He increased the tension with government agencies when he hired work crews to clear more than two miles of brush. The Coastal Commission accuses Kay of creating roads on his own land where none had existed. Kay argues that he only cleared chaparral from existing roads.
The Park Service contends that Kay’s crews continued clearing brush for half a mile across national park land to give him a second way onto his property.
Smeck, the park superintendent, said the U.S. attorney’s office is reviewing possible charges involving the brush clearing on public parkland. “We have a strong case,” he said.
Kay denies that he or his crews cleared any brush on national park land. When asked about the federal investigation and the possibility of charges against him, he responded: “Bring it on.” After he beats the charge, he said, “I’ll sue them for malicious prosecution.”
Kay acknowledges that he cleared the other two-plus miles of road on his own property. He said he took pains to avoid scarring the land, requiring work crews to use hand tools, such as shovels and rakes and pickaxes, instead of bulldozers.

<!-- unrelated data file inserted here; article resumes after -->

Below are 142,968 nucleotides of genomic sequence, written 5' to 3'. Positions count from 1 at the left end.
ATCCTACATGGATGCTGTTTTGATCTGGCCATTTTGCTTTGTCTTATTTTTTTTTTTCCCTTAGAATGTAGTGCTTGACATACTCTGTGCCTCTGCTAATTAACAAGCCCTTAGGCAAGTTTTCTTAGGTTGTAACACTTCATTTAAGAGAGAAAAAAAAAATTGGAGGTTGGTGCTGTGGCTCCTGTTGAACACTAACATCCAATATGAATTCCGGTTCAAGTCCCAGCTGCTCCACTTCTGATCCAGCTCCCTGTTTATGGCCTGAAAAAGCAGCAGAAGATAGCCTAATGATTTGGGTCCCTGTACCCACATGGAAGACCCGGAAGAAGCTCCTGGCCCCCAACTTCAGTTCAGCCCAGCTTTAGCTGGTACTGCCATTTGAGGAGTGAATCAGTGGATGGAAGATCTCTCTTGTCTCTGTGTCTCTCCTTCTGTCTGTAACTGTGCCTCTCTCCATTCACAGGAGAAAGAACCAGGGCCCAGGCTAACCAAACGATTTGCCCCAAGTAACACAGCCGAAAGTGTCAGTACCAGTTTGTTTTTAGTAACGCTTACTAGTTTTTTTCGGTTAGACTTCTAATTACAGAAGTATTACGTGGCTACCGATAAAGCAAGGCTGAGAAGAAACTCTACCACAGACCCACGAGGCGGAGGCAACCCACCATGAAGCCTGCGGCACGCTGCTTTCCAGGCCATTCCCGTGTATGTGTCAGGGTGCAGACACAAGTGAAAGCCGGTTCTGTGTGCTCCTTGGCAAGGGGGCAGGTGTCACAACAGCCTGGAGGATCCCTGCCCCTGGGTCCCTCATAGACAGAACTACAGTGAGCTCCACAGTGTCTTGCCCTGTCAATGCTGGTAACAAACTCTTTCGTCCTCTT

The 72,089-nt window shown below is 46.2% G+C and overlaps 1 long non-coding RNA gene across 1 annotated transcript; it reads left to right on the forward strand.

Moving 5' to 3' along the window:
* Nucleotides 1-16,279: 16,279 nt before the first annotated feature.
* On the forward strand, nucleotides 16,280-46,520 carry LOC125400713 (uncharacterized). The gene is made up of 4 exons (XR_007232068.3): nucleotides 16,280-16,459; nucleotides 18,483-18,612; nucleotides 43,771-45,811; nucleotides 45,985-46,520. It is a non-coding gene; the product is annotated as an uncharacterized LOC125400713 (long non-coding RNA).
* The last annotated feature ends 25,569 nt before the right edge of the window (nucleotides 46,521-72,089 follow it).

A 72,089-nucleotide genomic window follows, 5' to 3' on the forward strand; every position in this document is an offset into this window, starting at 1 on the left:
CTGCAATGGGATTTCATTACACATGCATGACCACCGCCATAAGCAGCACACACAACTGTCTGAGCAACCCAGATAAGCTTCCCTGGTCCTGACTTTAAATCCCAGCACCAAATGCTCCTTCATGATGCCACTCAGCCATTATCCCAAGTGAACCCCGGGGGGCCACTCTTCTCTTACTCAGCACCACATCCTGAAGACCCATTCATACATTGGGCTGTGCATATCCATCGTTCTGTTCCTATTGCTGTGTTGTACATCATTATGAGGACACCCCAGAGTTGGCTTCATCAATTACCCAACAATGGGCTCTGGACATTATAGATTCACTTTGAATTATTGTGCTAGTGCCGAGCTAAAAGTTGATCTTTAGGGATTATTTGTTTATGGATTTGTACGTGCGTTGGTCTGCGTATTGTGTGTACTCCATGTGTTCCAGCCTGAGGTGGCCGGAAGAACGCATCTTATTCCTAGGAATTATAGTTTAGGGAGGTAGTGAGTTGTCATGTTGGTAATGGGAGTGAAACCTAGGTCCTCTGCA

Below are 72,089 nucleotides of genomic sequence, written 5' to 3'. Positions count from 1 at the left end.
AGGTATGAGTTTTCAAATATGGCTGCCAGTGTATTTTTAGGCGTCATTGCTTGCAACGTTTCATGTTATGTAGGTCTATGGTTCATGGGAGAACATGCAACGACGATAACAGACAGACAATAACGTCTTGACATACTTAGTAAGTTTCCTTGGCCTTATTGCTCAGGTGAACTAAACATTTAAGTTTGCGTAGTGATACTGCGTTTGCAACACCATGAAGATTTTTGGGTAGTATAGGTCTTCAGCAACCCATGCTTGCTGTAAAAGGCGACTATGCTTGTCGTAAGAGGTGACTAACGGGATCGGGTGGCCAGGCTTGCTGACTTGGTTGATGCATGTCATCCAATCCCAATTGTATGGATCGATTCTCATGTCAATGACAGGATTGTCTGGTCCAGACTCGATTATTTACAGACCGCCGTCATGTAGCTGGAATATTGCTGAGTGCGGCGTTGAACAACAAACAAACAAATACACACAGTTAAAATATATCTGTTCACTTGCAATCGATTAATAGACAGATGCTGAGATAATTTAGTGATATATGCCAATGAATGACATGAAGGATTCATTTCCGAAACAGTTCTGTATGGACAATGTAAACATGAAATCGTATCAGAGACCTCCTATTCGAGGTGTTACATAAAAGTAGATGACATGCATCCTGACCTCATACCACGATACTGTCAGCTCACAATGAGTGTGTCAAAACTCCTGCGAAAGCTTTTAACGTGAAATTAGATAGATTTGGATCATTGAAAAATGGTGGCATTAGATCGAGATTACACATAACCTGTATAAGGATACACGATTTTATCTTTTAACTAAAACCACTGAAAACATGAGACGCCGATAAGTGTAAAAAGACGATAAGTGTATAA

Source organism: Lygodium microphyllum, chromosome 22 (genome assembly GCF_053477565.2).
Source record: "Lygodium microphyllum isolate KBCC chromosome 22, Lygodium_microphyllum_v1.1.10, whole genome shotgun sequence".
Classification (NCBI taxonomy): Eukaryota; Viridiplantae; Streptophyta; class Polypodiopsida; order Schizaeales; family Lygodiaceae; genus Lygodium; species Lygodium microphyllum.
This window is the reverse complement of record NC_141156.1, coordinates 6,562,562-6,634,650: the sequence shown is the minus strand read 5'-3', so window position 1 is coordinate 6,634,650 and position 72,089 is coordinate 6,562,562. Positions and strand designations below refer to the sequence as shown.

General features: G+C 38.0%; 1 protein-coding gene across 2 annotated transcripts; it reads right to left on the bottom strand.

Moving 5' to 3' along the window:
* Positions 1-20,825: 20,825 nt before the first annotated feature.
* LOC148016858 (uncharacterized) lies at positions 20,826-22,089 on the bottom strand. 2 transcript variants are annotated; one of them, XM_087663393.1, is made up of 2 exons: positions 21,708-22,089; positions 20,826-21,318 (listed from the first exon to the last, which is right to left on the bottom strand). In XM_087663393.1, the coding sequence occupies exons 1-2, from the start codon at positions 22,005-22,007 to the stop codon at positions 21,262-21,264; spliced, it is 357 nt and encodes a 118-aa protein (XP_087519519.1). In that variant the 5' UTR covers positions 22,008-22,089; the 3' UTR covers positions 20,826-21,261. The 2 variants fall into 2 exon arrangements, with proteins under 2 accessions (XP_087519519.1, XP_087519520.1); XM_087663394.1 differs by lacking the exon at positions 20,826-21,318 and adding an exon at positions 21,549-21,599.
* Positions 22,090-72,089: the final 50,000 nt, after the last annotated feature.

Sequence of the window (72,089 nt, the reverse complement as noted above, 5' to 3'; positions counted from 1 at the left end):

Such regular maintenance of preexisting roads with hand tools is routinely exempted from permits required by the Coastal Commission, said Don Schmitz, a land planner whom Kay retained. Schmitz told the commission that, unfortunately, Kay’s crews mistakenly cut into hillsides and moved rocks and dirt at a couple of places along the route.
“It’s disappointing to me,” Schmitz later said, “because it calls into question the credibility of the entire property.”
The roadwork done on Kay’s land without a permit prompted the commission in December to order him to halt all road building and restore the area with native chaparral.
“There was an obscene amount of development in this area without anyone bothering to seek a permit,” Commissioner Trent Orr said at the time.
Kay has since won a court order that suspends the commission’s order to restore the area until the commission considers an after-the-fact permit for these roads. The matter will be taken up at the coastal panel’s meeting this month.
Standing on Castro Peak, Kay indicated where he wanted to build a home, with a spectacular 360-degree view that takes in the Channel Islands, Mt. Baldy and the Simi Hills.
“I could retire, travel the world and get bored,” Kay said. “Everyone who did this in my industry has died.”
Sparring with the government bureaucrats, he said, invigorates him. “This is my entertainment.”